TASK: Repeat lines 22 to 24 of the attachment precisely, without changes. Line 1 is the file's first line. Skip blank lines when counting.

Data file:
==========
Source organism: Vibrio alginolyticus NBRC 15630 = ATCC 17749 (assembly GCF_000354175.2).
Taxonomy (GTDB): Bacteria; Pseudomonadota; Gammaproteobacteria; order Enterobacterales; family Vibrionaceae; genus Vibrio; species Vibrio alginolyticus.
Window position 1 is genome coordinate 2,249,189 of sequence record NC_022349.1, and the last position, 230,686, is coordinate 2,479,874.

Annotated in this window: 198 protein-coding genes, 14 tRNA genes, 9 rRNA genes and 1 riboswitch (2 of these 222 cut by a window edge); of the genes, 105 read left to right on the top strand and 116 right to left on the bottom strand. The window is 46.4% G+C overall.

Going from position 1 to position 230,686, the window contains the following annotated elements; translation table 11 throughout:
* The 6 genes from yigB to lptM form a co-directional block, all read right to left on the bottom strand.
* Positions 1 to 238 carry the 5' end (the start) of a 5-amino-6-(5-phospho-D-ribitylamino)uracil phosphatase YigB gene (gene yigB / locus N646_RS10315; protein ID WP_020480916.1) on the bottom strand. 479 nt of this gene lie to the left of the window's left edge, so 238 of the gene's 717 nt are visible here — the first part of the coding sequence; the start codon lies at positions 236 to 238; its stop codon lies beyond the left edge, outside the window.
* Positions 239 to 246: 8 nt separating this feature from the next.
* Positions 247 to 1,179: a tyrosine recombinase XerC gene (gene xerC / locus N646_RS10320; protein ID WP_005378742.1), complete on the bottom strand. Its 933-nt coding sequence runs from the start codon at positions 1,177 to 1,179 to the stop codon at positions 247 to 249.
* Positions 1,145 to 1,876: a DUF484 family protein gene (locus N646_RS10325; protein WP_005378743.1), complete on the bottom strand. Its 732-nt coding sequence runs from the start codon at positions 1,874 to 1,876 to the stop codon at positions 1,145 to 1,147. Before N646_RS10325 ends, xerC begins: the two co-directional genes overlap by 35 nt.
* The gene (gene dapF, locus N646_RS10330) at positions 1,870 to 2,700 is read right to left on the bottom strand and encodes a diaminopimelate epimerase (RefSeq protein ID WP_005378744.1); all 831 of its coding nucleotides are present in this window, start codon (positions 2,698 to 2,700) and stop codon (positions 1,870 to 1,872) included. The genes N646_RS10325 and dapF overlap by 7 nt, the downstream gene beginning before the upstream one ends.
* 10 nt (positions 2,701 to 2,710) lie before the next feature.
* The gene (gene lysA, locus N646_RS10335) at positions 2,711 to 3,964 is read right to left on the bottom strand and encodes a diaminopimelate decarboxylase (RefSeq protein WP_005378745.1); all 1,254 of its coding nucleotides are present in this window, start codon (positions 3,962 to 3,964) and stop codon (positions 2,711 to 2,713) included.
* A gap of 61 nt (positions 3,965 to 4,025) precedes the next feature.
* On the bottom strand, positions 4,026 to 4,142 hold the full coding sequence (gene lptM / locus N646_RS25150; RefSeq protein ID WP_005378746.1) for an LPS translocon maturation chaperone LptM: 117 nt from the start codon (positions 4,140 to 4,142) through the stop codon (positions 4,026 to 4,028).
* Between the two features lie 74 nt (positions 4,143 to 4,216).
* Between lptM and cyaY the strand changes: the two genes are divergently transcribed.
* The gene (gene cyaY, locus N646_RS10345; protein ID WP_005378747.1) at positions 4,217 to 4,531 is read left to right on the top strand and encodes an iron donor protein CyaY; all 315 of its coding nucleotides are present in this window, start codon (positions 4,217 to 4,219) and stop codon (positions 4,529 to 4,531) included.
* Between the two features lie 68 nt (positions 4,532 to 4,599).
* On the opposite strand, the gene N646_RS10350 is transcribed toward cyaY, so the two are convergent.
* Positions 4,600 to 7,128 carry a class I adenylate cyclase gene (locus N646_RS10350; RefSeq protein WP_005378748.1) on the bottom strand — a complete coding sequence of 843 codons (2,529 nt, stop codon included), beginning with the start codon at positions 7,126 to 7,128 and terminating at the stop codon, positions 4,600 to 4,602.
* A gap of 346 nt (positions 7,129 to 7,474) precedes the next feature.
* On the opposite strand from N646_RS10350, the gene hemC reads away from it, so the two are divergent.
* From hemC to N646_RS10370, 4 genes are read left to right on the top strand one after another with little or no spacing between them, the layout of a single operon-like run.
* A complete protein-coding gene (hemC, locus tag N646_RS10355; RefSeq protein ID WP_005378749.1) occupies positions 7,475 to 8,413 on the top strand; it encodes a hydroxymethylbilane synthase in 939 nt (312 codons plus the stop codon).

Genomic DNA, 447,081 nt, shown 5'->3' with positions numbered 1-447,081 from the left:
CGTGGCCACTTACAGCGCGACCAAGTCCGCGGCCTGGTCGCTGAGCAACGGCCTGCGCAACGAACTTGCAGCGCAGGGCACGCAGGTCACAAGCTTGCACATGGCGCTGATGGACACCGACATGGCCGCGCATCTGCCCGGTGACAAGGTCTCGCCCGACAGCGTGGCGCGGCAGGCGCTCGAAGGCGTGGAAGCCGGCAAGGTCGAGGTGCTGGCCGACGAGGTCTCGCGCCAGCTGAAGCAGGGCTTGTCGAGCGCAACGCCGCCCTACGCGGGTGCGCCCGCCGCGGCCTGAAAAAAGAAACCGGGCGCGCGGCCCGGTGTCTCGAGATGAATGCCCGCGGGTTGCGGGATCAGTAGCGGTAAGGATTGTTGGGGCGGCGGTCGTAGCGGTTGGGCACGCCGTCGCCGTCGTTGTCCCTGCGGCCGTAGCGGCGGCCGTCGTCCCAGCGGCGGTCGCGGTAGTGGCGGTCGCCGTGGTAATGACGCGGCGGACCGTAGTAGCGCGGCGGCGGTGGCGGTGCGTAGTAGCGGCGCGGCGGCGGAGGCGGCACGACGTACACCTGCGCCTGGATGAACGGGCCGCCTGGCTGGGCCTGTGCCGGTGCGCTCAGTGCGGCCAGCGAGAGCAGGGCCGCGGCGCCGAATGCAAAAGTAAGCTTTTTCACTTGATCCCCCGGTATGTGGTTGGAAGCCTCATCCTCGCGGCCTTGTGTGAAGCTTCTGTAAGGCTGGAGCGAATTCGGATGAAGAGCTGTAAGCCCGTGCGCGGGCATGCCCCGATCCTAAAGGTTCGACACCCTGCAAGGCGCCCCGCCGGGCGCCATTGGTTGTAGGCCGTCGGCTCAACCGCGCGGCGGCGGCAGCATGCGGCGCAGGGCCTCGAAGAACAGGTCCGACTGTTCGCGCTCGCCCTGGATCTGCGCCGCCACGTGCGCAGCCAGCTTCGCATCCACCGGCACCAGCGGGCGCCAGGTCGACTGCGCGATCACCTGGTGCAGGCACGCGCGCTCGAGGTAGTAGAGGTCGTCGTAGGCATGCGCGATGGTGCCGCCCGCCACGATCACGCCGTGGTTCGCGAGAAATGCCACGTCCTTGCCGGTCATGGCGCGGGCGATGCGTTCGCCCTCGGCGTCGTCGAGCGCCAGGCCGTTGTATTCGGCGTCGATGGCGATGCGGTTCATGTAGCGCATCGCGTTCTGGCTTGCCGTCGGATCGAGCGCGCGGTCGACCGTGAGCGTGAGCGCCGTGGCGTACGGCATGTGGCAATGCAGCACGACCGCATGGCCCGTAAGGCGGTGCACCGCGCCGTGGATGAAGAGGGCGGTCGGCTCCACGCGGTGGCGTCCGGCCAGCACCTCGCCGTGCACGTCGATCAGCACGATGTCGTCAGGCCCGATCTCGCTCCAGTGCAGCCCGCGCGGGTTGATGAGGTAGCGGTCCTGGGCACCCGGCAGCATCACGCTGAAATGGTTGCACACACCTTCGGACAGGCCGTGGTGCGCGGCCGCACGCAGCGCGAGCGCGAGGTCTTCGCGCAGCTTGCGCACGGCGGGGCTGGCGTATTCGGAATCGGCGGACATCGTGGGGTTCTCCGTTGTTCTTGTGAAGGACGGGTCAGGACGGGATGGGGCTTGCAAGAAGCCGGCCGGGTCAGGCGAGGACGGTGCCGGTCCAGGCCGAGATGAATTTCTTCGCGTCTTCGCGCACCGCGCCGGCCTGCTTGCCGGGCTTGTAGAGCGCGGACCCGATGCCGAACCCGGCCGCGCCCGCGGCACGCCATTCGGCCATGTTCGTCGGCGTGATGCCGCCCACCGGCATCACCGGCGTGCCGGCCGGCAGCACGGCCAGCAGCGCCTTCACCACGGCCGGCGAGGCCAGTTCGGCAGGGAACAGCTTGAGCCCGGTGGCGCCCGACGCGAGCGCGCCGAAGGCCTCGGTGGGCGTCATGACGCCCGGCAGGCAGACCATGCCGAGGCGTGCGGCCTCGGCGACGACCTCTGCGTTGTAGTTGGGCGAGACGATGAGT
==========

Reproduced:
* A gap of 346 nt (positions 7,129 to 7,474) precedes the next feature.
* On the opposite strand from N646_RS10350, the gene hemC reads away from it, so the two are divergent.
* From hemC to N646_RS10370, 4 genes are read left to right on the top strand one after another with little or no spacing between them, the layout of a single operon-like run.